Virtually all countries use Gross Domestic Product (GDP) as their primary measurement of economic progress and overall societal progress. At the same time, countries express allegiance to the doctrine of sustainable development. This exposes an obvious disconnect.
An unprecedented number of United Nations special rapporteurs and independent experts are raising pointed concerns over the World Bank’s ongoing review of its pioneering environmental and social safeguards, particularly around the role that human rights will play in these revamped policies.
It's easy to spot Saani Bubakar in Tripoli´s old town: always dressed in the distinctive orange jumpsuit of the waste collectors, he pushes his cart through the narrow streets on a routine that has been his for the last three years of his life.
I recently visited Assisi, the home of St. Francis and St. Clare, two great spirits whose lives have inspired us and millions of people around the world.
Developing countries are losing money through illicit channels at twice the rate at which their economies are growing, according to new estimates released Tuesday. Further, the total volume of these lost funds appears to be rapidly expanding.
The world's top 100 arms producing companies racked up 402 billion dollars in weapons sales and military services in 2013, according to the latest figures released by the Stockholm International Peace Research Institute (SIPRI).
After a 25-hour extension, delegates from 195 countries reached agreement on a “bare minimum” of measures to combat climate change, and postponed big decisions on a new treaty until the 21st Conference of the Parties (COP 21), to be held in a year’s time in Paris.
For years, many policy makers, including economists, have clung to the belief that if states do nothing to boost income equality, market forces will cause wealth to trickle down to the poorest citizens and contribute to overall growth.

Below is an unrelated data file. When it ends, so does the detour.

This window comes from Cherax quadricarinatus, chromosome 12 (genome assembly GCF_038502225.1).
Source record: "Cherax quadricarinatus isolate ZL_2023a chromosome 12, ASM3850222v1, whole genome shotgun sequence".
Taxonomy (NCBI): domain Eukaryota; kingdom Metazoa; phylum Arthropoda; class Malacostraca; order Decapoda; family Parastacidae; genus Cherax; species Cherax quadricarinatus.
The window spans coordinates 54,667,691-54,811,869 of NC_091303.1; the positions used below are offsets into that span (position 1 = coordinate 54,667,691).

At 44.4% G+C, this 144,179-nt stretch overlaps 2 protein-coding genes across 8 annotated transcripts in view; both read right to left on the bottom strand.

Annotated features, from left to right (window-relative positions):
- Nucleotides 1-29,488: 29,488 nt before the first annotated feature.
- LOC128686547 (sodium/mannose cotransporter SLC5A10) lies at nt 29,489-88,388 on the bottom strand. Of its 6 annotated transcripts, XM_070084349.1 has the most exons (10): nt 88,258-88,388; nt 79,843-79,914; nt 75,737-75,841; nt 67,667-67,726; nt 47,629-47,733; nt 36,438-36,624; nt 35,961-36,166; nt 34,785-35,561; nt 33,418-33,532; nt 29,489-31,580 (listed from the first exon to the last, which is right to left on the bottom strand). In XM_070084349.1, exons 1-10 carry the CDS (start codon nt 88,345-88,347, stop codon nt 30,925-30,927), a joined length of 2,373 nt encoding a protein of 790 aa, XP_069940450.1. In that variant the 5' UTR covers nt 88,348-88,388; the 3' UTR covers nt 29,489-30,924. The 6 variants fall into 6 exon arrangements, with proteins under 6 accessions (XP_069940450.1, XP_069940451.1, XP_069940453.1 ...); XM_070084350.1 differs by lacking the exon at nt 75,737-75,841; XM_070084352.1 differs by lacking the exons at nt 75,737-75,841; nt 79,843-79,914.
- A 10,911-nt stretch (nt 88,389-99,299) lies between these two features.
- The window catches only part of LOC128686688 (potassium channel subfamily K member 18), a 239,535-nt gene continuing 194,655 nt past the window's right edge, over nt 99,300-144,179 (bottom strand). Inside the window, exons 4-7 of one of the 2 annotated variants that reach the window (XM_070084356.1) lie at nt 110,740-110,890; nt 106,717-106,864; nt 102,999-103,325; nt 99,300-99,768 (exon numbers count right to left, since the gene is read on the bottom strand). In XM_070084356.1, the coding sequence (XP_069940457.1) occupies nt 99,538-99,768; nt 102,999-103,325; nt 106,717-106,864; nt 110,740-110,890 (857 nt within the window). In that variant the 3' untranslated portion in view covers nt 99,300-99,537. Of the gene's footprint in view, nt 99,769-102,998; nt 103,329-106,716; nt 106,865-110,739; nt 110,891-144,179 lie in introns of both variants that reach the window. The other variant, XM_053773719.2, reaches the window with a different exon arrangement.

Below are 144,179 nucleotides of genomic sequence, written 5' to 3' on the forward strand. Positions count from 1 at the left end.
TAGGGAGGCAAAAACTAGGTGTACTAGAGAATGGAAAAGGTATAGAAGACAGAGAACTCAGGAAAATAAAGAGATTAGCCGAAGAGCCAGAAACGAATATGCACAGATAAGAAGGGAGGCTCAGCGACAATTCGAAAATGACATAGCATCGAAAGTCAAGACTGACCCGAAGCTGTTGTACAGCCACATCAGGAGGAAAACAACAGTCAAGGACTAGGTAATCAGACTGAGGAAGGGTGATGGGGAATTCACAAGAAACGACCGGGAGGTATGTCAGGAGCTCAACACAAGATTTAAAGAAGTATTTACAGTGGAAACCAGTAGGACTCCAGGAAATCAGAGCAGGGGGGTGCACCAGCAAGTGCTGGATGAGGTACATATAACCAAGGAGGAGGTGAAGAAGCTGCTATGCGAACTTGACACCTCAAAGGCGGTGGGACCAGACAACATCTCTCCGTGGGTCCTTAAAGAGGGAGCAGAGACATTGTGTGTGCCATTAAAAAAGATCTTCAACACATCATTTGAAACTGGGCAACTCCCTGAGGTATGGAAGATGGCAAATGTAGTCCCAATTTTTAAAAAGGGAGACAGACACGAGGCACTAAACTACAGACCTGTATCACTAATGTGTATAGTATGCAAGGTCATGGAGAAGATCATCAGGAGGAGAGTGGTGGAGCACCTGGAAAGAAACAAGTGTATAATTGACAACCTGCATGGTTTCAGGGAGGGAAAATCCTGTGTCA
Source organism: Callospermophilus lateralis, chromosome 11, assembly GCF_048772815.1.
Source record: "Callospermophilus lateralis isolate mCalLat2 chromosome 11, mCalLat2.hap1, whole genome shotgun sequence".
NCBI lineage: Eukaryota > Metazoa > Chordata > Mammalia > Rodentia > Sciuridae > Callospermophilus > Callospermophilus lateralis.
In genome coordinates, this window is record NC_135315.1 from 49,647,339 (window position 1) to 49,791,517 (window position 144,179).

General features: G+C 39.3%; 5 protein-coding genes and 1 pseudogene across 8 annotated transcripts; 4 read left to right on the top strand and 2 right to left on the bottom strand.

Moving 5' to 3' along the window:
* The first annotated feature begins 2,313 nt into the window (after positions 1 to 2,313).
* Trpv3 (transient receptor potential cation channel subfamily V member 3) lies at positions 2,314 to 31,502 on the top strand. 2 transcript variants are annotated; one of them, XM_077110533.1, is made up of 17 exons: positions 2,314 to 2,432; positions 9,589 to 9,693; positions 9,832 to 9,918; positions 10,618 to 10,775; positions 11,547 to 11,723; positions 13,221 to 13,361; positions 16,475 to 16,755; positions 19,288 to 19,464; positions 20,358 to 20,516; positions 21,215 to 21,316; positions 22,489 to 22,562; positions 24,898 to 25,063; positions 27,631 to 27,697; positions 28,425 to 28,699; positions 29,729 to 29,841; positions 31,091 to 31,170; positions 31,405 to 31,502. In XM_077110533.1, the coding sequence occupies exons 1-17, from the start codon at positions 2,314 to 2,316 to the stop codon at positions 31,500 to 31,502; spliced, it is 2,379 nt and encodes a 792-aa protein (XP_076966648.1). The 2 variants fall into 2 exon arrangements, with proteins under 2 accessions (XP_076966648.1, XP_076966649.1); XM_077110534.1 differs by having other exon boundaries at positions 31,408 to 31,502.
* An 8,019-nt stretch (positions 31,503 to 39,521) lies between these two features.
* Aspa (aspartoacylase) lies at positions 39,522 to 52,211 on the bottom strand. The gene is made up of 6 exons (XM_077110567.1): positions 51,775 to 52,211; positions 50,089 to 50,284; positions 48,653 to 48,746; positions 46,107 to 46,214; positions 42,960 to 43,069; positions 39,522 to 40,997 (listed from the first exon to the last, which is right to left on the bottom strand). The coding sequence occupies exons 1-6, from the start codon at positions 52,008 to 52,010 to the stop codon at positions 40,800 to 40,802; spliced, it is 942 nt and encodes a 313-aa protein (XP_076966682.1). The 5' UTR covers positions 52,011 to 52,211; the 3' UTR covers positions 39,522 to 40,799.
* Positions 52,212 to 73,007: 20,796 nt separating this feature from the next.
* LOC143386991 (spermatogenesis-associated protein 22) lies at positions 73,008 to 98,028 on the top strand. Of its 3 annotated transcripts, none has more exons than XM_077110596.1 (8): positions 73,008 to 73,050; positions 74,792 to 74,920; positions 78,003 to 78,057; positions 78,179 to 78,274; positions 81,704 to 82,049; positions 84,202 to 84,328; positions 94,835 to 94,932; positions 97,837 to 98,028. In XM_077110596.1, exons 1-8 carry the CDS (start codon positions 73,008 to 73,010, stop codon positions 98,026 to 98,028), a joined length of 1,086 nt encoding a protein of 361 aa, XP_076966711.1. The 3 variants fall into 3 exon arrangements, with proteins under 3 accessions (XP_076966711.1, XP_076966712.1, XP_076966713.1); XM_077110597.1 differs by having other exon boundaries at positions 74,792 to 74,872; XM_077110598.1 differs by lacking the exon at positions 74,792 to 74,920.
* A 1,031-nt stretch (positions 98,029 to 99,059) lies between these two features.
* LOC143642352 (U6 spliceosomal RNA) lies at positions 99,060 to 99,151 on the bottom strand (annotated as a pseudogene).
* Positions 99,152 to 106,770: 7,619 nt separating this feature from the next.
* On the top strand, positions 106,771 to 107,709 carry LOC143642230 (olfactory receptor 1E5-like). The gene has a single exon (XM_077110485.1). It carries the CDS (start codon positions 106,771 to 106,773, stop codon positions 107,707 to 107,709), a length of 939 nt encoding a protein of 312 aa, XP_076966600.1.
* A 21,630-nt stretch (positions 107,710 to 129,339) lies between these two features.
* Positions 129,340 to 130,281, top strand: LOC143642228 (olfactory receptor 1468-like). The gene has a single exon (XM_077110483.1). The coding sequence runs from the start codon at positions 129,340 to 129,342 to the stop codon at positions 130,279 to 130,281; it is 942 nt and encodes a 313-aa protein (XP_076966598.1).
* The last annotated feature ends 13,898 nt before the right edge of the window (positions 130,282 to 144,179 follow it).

The timing was inadvertently impeccable as two stinging reports on harsh interrogation techniques - by the Central Intelligence Agency (CIA) in the United States and former military regimes in Brazil - were released on the eve of the 30th anniversary of the U.N. Convention Against Torture.
Despite international acknowledgement that women are disproportionately affected by climate change, the Lima climate negotiations have been slow to deliver progress on recognising their importance, while threats of pushback loom on the horizon.
“Never was there a greater need than now for all the religions to combine, to pull their wisdom and to give the benefit of that combined, huge repository of wisdom to international law and to the world.”
The post-2015 global climate change agreement should be flexible and fully resourced or else condemn Africa to another cycle of poverty resulting from the adverse effects of climate change.
Most countries joining the growing list of nations pursuing clean geothermal power have been confronted with a huge financial challenge.
Sarcastic laughter erupted when a civil society representative expressed his “admiration for the delegate of the United States, who with one insensitive, ill-timed, inappropriate and diplomatically inept intervention” had “managed to dispel the considerable goodwill the U.S. had garnered by its decision to participate” in Vienna Conference on Humanitarian Impact of Nuclear Weapons.
The vast international and national media impact of the Second International Conference on Nutrition (ICN2), held in Rome from Nov. 19 to 21, demonstrated the growing interest that nutritional problems are arousing worldwide, primarily because the media themselves are increasingly reporting issues related to poverty and exclusion.